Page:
IGCSE Combined Sciences Summary Chemistry C1 The particulate nature of matter Atom: the smallest particle in which you can divide a substance in which it’s still keeps its
characteristics. Molecule: the smallest possible amount of a particular substance that has all the characteristics of
C2 Experimental techniques Separation Methods:
● Filtration: This is used when trying to separate a insoluble solid from a liquid.
● Distillation: Used to separate mixtures that are homogenized, this can be done by heating one
substance till the point it turns into a gas, leaving only the other remaining liquid.
● Recrystallization: Used to purify chemicals, this is done by dissolving the impurities and a
compound in an appropriate solvent. Either the wanted or the unwanted substance can be
removed from the solution.
● Chromatography: Used to separate mixtures of colored compounds. This is only done with
inks, dyes and food agents.
C3 Atoms, elements and compounds
Chemical VS physical change: chemical changes make new substances whereas physical changes do
Element: one of the basic substances that are made of atoms of only one kind and that cannot be
separated by ordinary chemical means into simpler substances. Compound: pure substances made of atoms of two or more elements chemically combined in fixed
● Homogeneous: uniform composition that doesn't readily separate. Every part of a
homogeneous mixture has the same properties.
● Heterogeneous: does not exhibit uniform properties. It's often possible to see the particles in
the mixture and separate them from each other.
Proton Number (atomic): the number of positive charges or protons in the nucleus of an atom of a
given element. Mass Number (nucleon): the sum of the number of protons and neutrons of an atomic nucleus. Electron Configuration:
Noble gases: the least reactive of all known elements. That’s because with eight valence electrons,
their outer energy levels are full. As a result, noble gases cannot become more stable by reacting with
other elements and gaining or losing valence electrons. Therefore, noble gases are rarely involved in
chemical reactions and almost never form compounds with other elements.
Relative charges and masses of electrons, protons and neutrons:
Periodic table related to electronic structure
The diagram shows a section of the periodic table, with the elements arranged as usual in the order of
their atomic number, from 2 to 20. The red numbers below each chemical symbol show its electronic
Moving across each period, you can see that the number of occupied energy levels is the same as the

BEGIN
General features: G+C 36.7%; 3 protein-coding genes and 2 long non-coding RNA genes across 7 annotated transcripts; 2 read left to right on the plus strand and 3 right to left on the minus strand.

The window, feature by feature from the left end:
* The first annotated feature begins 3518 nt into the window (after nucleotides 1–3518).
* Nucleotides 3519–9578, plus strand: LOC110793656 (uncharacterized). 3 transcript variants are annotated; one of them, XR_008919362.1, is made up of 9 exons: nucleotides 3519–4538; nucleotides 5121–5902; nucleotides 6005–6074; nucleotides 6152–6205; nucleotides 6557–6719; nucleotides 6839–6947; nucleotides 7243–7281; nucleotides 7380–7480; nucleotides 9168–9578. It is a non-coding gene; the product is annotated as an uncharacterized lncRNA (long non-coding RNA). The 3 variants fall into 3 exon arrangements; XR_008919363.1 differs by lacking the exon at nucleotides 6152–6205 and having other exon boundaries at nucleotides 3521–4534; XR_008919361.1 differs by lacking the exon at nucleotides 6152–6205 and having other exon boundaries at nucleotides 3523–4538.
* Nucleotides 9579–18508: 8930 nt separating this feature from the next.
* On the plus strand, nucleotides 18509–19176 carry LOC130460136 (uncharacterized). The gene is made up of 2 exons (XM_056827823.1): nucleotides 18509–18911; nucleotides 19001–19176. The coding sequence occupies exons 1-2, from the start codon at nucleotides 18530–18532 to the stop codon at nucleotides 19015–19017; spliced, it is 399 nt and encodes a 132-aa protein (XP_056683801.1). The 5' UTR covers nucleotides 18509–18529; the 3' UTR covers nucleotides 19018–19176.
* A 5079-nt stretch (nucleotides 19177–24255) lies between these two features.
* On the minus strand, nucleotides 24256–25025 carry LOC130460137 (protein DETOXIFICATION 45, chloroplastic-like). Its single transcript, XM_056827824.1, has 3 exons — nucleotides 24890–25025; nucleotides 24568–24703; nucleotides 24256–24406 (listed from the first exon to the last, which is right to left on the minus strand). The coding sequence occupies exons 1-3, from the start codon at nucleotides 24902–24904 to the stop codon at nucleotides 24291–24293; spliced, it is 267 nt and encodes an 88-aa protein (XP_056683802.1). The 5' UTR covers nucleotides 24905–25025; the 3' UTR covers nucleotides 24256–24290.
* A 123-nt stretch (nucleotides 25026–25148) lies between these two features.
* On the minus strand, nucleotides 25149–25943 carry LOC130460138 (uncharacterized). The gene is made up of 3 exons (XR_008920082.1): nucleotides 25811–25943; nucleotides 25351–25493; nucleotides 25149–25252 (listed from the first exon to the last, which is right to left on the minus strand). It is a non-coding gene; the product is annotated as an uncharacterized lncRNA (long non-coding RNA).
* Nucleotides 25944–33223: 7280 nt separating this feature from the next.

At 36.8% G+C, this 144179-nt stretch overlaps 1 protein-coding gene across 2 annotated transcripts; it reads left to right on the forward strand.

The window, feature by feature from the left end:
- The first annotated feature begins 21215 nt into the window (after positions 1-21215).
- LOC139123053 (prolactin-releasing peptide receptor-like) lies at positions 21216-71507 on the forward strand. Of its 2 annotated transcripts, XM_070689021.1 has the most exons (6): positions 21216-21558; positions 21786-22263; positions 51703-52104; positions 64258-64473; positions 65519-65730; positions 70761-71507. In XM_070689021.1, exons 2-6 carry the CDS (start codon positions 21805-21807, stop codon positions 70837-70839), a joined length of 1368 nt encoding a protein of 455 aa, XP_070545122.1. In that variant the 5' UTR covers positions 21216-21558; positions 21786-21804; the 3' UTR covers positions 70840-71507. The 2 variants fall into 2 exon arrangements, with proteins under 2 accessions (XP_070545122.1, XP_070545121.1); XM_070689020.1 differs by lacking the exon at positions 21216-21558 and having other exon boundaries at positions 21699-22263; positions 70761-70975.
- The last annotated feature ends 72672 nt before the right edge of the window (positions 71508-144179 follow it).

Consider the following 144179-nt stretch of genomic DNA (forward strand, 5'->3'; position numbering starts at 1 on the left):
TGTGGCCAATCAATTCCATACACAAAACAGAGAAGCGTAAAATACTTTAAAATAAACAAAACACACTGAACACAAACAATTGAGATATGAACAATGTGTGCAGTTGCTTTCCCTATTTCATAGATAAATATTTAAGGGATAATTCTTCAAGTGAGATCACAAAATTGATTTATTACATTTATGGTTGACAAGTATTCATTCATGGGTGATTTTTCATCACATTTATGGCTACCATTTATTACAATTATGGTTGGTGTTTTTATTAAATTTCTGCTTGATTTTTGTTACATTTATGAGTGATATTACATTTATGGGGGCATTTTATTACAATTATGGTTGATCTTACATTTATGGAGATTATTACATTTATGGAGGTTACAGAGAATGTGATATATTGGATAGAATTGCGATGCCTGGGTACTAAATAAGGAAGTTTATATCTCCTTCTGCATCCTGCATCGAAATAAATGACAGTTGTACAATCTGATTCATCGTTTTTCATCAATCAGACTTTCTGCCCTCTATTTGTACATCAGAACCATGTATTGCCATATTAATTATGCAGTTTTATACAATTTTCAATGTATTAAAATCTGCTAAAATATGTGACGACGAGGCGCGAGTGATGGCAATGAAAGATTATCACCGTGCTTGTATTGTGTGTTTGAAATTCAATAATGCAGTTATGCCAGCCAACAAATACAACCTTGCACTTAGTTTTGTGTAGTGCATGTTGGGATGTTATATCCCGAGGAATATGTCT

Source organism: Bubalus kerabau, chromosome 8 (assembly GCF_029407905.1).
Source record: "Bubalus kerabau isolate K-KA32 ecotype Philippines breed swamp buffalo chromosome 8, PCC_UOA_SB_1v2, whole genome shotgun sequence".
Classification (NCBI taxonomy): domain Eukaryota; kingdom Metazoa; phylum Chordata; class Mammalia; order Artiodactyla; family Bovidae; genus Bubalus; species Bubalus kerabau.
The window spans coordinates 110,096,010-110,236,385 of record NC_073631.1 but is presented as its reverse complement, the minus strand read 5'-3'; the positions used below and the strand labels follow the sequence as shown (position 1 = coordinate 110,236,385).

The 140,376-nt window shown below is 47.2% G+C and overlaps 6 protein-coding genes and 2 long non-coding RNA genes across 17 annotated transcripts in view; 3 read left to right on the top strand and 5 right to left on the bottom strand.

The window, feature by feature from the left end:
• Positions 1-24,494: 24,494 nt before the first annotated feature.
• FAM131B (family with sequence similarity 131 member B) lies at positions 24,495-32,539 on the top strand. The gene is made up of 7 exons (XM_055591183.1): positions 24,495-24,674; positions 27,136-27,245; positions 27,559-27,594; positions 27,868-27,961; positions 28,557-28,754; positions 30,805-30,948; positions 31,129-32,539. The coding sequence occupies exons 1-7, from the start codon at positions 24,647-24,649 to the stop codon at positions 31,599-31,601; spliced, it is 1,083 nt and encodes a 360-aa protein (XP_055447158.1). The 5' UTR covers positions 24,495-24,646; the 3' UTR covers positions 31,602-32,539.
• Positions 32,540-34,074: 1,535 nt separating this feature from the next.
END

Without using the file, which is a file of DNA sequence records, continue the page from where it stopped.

As you go across each period from left to right, an energy level gradually becomes filled with
electrons. The highest occupied energy level contains just one electron on the left-hand side of the
table. It is filled by the time you get to the right-hand side.
Ionic Bonding: a type of chemical bond that involves the electrostatic attraction between oppositely
charged ions. They happen in metals and nonmetals.
● Cations are formed when atoms (usually metals) lose electrons.
● Anions (negative) are formed when atoms (usually nonmetals) gain electrons.
Covalent Bonds: forms between two atoms and is the attraction of two atoms to a shared pair of
electrons. It happens between two nonmetals. Small groups of covalently bonded atoms can join
together to form molecules. Formation of ionic bonds between elements from Groups I and VII:
When elements in Group I and VII react, the atom of the Group I element loses the electron from its
outer shell. This can be transferred to the outer shell of eight electrons (or two for lithium).
Formation of ionic bonds between metallic and nonmetallic elements:
Electrons are transferred from a metal atom to a nonmetal atom. The outer shells will have become
complete. Metal atoms will become positive ions because they loose electrons, whilst non-metal ions
will become negative ions because they gain electrons.
Cross and Dot diagram:
H2 Cl2 H2O
N2 C2H4 CO2
C4 Stoichiometry Formulae of simple compounds: For example, in iron sulfide, every iron atom is joined to one sulfur
atom, so we show its formula as FeS. Formula of a simple compound from the relative numbers of atoms present: For example, a unit
of Na2SO4 contains two sodium atoms, one sulfur atom and four oxygen atoms joined together.
Formula of a simple compound from a model or a diagrammatic representation:
Construct and use word equations: copper + oxygen = copper oxide Determine the formula of an ionic compound from the changes on the ions present:
2 Cu + O2 → 2CuO
Construct and use symbolic equations with state symbols, including ionic equations:
s = solid
l = liquid
g = gas
aq = aqueous (dissolved in water)
For example, the state equation for sodium and water, this would be the equation with the state
2Na(s) + 2H2O(l) → 2NaOH(aq) + H2(g) Deduce the balanced equation for a chemical reaction, given relative information:
Total mass of products at end of reaction = total mass of reactants at the beginning (this is because no
atoms are created or destroyed during chemical reactions)
However, finding out the total product may not always be possible for a variety of reasons:
1. Reversible reactions may not be completed
2. Some product may be lost when it is removed from the reaction mixture.
3. Some of the reactants may react in an unexpected way.
Steps to balancing equations:
1. Write the element symbols
2. Write the masses
3. Write the Ar values
4. Divide masses by Ar
5. Divide by the smallest number
6. Write the formula.
Define the mole: A specific number of particles called Avogadro's constant, 6.02 x 10^23.
Use the molar gas volume, taken as 24 dm3 at room temperature and pressure.
C5 Electricity and chemistry